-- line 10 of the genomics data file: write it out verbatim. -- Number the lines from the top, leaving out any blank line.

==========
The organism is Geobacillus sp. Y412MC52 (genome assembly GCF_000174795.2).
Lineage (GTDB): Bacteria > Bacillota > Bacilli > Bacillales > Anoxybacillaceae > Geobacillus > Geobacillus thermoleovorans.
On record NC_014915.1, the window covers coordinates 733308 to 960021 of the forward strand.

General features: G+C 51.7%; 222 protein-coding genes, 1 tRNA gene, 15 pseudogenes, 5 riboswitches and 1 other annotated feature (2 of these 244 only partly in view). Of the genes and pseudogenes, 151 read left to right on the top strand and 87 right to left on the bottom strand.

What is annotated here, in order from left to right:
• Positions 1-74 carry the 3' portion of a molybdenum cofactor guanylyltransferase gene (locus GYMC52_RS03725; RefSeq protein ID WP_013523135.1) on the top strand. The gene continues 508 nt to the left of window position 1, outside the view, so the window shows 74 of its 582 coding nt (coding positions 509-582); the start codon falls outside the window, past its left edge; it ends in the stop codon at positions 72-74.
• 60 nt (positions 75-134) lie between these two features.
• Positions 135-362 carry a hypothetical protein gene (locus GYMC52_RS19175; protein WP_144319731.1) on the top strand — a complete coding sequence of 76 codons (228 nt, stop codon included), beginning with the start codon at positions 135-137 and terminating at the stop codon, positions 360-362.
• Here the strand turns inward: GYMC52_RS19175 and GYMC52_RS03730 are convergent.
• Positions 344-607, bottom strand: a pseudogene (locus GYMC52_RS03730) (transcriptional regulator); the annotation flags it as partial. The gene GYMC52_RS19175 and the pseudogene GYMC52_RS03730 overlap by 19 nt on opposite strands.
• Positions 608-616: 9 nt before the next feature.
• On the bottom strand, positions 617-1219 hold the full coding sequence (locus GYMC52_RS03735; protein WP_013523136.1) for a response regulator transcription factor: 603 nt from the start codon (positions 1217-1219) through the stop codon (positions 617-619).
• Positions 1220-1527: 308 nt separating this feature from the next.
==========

• Positions 344-607, bottom strand: a pseudogene (locus GYMC52_RS03730) (transcriptional regulator); the annotation flags it as partial. The gene GYMC52_RS19175 and the pseudogene GYMC52_RS03730 overlap by 19 nt on opposite strands.